A logo was created. T-shirts and other apparel ordered. A community march was held in June. “We got a lot of buzz behind it [on social media] and people started seeing the results in neighborhoods,” Hall told me while sharing some photos of those achievements.
Getting the young men responsible for the warring together has been more difficult. Barrow and Hall say they have the ears of the right leaders on the streets, but understand it took decades for things to get to this point and the problems aren’t going to be fixed in a few months.
The men said they know that marches and meetings aren’t enough. They hope that training for jobs will move people in the right direction.
Barrow, 48, is nearly finished renovating a storefront property that will house an ice-cream parlor, barbershop and barber school. He’s calling it Mittie Pearl’s in honor of his late grandmother, who was proud of him for going straight after his prison stint.
“I got my GED in prison, and every accomplishment I’d get, I’d mail it for her,” Barrow said. “I’d say, ‘Granny, this is for you.’ When I got out in 2011, I started working at a homeless shelter downtown. Man, I was working for $20 a shift, catching the bus. I wasn’t going to let nothing take me back.”
He plans to provide a stress-free, after-school environment with free ice cream and tutoring and a place to chill and watch TV or play video games. After 6 p.m., when the youths leave, he said, he will open it up to adults for “ice-cream dates.”
“Like I tell everybody, I ain’t never seen nobody eating ice cream with a frown or a mean mug on their face,” Barrow said.
Hall said he owns GTG (Glory to God) Trucking and plans to help some young people get their commercial driver’s license.
“You just can’t tell them to put the pistols down, put the dope down, and they ain’t got nothing to fall back on,” Hall told me. “So we give them something to fall back on.”
It’s Edward M. Barksdale Jr.’s job to patch up Cleveland-area kids when they are shot or assaulted. Barksdale, chief of pediatric surgery at University Hospitals, has always taken pride in the work he and his colleagues have done.
But about four years ago, he realized they needed to do more.
“I saw a young boy, 14, who was shot,” Barksdale recalled. “We took care of him and sent him back into the streets, and we saw him a year later in the morgue.”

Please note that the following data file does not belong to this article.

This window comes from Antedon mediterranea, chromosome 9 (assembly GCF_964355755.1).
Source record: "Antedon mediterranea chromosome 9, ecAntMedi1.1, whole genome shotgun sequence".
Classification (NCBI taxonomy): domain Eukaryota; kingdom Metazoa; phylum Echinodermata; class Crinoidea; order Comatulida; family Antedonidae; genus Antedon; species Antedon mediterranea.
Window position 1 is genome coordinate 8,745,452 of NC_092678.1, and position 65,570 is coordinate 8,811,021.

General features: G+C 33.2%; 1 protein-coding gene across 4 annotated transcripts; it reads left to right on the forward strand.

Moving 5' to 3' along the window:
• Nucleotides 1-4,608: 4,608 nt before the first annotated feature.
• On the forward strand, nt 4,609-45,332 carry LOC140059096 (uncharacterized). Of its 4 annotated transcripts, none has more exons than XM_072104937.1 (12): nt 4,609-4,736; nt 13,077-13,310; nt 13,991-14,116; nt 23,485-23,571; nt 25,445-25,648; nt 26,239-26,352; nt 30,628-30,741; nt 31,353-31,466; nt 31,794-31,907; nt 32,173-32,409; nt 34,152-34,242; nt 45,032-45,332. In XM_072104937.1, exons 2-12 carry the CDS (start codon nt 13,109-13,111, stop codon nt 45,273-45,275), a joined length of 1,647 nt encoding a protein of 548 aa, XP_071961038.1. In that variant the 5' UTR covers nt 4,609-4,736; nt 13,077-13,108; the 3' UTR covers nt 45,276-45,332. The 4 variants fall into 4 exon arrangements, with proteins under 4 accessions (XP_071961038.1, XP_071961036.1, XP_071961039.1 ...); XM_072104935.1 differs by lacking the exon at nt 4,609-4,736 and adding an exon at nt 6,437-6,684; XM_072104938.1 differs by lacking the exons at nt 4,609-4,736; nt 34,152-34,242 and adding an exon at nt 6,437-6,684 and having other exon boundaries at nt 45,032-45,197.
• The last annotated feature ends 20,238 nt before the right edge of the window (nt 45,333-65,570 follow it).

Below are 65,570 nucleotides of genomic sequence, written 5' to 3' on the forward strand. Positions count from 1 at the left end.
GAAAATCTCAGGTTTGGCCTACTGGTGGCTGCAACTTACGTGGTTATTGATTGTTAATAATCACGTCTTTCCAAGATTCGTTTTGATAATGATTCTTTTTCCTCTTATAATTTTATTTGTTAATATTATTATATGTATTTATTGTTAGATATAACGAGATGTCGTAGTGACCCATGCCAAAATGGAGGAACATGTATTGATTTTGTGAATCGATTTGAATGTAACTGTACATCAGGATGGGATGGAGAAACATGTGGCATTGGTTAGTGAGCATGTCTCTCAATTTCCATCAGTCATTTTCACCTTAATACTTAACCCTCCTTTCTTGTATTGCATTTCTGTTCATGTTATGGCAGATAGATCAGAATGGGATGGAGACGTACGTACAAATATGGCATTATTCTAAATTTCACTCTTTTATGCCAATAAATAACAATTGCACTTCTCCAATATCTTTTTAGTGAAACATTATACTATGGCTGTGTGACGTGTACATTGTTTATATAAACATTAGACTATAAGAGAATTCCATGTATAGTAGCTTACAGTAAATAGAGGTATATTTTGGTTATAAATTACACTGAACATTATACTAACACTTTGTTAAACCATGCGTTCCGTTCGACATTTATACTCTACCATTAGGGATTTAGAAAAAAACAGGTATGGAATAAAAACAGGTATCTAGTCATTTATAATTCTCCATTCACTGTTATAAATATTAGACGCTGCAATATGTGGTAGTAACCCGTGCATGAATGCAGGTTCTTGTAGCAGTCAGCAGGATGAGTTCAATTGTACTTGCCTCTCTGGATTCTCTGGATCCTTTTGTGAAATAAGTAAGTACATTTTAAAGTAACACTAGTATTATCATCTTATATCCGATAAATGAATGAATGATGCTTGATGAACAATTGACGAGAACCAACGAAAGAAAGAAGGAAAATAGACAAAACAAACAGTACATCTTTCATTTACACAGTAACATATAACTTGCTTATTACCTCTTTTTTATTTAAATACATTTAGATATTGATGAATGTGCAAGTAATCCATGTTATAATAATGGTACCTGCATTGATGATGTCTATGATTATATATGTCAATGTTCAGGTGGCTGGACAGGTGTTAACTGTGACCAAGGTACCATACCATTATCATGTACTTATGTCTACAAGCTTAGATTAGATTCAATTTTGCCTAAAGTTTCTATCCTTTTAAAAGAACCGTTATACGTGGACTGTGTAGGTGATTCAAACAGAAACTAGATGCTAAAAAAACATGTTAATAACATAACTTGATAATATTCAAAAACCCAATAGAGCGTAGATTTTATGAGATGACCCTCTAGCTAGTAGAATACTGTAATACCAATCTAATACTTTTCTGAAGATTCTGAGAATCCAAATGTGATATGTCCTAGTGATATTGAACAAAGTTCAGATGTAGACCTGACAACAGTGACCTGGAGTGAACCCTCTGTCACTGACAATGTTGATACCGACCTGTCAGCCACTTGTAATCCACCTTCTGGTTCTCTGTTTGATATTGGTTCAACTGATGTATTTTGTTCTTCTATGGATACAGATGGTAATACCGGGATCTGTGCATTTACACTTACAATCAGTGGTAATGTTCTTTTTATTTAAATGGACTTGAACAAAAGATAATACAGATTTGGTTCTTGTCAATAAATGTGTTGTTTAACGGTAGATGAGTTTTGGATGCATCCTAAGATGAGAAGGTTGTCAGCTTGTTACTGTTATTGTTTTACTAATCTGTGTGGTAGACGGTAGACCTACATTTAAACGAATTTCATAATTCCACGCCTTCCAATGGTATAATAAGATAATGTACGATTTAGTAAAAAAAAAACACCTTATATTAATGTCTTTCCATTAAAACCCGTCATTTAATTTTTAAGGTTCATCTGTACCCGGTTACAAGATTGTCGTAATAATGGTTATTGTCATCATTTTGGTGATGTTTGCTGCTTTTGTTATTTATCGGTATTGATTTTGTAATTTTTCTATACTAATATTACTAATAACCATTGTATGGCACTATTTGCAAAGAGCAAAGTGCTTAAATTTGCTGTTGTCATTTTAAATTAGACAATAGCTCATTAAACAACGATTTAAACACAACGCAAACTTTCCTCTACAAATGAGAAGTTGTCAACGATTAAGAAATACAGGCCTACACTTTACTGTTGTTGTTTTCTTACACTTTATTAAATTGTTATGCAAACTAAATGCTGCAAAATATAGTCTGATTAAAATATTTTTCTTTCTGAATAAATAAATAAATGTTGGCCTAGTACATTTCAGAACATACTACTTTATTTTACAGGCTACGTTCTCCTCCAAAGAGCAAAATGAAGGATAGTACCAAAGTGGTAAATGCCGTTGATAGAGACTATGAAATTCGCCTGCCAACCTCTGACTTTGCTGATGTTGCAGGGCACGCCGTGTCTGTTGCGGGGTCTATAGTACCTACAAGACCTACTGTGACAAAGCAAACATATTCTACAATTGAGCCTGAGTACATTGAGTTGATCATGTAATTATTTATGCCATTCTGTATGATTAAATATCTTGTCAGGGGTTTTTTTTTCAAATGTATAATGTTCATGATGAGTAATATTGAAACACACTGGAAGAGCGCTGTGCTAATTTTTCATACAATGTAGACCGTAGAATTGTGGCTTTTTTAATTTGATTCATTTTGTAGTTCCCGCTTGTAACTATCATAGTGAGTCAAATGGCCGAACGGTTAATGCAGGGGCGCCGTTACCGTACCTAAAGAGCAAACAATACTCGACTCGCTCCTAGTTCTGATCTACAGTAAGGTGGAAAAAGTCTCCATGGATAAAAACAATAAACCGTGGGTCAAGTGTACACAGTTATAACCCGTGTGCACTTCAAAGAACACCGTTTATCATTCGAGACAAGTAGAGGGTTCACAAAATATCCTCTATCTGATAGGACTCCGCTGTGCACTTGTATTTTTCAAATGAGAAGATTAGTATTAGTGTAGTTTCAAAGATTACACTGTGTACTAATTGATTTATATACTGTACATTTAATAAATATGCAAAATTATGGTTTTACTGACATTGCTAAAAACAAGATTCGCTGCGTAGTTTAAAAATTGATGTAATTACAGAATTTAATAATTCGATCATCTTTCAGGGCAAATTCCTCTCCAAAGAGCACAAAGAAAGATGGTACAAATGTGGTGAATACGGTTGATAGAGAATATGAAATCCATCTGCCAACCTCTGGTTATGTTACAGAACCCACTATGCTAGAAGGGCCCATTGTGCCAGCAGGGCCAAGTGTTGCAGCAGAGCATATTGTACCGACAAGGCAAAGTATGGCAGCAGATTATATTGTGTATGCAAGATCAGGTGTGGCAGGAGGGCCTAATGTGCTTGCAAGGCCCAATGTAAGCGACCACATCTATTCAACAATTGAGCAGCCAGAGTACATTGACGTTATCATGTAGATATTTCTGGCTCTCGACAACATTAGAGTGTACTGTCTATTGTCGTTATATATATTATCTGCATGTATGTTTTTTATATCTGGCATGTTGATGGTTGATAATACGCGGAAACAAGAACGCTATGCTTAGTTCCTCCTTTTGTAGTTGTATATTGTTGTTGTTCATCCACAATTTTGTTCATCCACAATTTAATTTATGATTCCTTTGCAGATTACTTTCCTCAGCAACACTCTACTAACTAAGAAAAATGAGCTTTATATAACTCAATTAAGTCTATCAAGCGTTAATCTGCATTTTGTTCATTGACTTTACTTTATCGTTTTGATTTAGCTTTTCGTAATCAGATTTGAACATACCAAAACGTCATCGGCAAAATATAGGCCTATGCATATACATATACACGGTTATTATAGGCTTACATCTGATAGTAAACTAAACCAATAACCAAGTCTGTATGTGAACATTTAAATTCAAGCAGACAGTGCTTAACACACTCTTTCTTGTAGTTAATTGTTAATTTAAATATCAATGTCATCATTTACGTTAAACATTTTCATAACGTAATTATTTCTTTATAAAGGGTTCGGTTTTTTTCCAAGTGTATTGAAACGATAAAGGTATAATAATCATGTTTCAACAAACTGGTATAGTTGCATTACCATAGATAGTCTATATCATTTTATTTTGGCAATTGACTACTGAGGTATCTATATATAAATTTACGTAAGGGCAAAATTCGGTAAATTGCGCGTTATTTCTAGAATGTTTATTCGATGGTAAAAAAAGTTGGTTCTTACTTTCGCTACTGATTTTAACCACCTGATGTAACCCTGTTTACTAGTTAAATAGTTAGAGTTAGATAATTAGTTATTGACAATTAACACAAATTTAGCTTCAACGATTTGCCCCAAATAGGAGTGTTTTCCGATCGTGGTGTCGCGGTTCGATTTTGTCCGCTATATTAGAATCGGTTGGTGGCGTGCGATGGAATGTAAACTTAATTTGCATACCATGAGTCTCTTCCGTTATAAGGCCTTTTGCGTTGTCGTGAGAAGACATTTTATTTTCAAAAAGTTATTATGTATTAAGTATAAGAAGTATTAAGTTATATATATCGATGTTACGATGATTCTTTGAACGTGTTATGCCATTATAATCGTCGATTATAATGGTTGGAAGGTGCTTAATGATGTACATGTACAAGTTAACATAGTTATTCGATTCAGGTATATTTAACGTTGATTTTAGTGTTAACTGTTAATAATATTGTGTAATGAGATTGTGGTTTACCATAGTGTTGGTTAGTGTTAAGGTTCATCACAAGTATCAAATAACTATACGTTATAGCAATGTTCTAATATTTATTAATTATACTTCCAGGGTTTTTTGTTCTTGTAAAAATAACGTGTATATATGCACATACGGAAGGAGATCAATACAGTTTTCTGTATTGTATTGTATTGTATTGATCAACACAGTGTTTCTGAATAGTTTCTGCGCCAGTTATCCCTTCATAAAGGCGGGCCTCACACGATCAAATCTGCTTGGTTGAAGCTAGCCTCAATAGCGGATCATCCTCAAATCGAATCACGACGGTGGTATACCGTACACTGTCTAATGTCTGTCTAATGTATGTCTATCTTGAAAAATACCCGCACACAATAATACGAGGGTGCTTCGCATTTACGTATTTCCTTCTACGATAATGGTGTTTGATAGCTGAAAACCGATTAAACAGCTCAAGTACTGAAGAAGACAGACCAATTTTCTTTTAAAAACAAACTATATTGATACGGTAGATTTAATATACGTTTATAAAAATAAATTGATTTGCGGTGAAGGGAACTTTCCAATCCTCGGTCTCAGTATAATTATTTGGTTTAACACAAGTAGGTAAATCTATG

As a result of the boy’s homicide, Barksdale and the team co-founded a violence intervention program to address a victim’s physical and mental needs after the person was released from the safe confines of the hospital.
With nearly $2 million in federal grants, University Hospitals’ Rainbow Babies and Children’s Hospital created the Antifragility Initiative in June 2019. So far, it has provided resources to 130 victims and their families to try to make lasting changes so they can live healthy lives free of harm.
Barksdale said many of the victims had been dealing with trauma their whole lives, long before they suffered the injury that landed them in his care.
“We looked at all the people that came into Rainbow shot or severely assaulted,” he said. “That was 452 children, ages 6 to 15, over a two-year period of time. And we found some interesting things. The kids who had been shot or beat up were significantly … more likely to have been abused as children. They were more likely to have required food stamps or have food insecurity, housing insecurity. We saw that they had, by the age of 5, a greater likelihood of household dysfunction, and that seemed to set the stage going forward.”
Families participate in the program for 12 months.
“We provide housing. We provide food,” Barksdale said. “Antifragility is making it stronger and more beautiful than it was before it was broken, and it allows the child or the individual or the family to wear boldly their trauma and move beyond it.”